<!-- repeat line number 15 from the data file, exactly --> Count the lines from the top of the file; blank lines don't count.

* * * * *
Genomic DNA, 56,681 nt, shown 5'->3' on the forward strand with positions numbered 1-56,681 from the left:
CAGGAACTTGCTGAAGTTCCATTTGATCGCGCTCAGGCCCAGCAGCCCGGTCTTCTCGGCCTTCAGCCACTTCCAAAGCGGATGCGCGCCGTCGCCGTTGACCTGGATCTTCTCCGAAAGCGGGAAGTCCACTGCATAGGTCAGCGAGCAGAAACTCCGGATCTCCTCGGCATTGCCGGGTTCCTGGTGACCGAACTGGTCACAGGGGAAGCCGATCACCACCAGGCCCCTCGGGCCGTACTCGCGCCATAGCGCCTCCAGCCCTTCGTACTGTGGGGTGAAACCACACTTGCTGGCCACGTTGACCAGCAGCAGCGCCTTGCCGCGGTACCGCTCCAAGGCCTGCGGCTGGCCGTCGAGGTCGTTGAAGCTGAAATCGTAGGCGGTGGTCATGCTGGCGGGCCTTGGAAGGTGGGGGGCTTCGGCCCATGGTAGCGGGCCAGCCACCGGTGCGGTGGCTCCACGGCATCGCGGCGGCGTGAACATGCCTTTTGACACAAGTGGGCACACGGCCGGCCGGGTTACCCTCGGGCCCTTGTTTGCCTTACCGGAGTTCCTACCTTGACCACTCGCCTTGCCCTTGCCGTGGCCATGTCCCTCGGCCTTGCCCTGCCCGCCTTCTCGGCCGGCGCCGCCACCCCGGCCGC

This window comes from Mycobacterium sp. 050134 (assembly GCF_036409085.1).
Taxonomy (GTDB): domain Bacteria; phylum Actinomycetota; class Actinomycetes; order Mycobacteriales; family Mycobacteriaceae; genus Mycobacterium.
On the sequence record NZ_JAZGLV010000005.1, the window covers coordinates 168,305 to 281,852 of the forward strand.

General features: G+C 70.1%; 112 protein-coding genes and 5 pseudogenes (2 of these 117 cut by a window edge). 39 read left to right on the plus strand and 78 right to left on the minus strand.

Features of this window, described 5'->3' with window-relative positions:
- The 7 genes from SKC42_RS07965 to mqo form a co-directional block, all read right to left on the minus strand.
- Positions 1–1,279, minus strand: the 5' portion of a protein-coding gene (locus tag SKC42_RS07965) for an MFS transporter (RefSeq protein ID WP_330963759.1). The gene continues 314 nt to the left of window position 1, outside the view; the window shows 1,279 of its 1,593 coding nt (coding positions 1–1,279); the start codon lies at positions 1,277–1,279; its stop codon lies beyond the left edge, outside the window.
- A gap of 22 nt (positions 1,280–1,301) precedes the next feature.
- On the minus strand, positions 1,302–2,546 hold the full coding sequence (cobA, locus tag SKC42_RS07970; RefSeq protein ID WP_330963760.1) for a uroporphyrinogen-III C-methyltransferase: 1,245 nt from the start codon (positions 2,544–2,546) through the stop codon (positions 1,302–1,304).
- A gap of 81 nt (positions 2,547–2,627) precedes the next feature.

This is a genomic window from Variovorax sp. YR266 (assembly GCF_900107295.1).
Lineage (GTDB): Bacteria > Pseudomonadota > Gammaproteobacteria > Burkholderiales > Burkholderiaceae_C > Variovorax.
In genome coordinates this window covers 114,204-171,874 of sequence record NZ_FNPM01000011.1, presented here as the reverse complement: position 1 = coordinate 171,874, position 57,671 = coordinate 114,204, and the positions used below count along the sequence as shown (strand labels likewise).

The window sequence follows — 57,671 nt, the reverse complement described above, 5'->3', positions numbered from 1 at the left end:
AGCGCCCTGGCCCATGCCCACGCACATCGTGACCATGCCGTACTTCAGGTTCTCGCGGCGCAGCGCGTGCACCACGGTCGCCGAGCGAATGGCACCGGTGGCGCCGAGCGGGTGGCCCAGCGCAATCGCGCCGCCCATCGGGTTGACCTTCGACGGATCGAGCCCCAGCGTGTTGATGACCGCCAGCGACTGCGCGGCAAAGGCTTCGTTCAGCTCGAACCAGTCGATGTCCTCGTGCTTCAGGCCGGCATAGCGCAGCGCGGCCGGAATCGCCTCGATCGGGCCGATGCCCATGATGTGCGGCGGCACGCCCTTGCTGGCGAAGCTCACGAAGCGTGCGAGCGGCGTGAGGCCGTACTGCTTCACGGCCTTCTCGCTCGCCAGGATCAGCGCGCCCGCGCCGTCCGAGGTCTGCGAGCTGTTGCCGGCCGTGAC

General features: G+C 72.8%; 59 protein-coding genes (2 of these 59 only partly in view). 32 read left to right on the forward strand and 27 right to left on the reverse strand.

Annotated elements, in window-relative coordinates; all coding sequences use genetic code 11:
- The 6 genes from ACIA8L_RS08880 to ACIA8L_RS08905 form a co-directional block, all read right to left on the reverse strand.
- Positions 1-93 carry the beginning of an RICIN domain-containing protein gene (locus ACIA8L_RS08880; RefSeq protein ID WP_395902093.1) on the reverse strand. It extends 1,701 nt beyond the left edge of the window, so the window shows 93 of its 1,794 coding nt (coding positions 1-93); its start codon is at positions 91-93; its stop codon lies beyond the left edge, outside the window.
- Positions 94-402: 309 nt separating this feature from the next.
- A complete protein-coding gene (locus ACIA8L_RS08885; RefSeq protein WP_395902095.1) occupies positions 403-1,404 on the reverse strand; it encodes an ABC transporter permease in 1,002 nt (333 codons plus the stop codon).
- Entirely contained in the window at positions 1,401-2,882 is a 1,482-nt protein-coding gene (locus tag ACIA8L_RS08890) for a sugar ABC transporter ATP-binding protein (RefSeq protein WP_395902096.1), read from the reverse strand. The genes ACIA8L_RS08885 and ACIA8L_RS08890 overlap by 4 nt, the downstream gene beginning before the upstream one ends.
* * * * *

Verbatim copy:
In genome coordinates this window covers 114,204-171,874 of sequence record NZ_FNPM01000011.1, presented here as the reverse complement: position 1 = coordinate 171,874, position 57,671 = coordinate 114,204, and the positions used below count along the sequence as shown (strand labels likewise).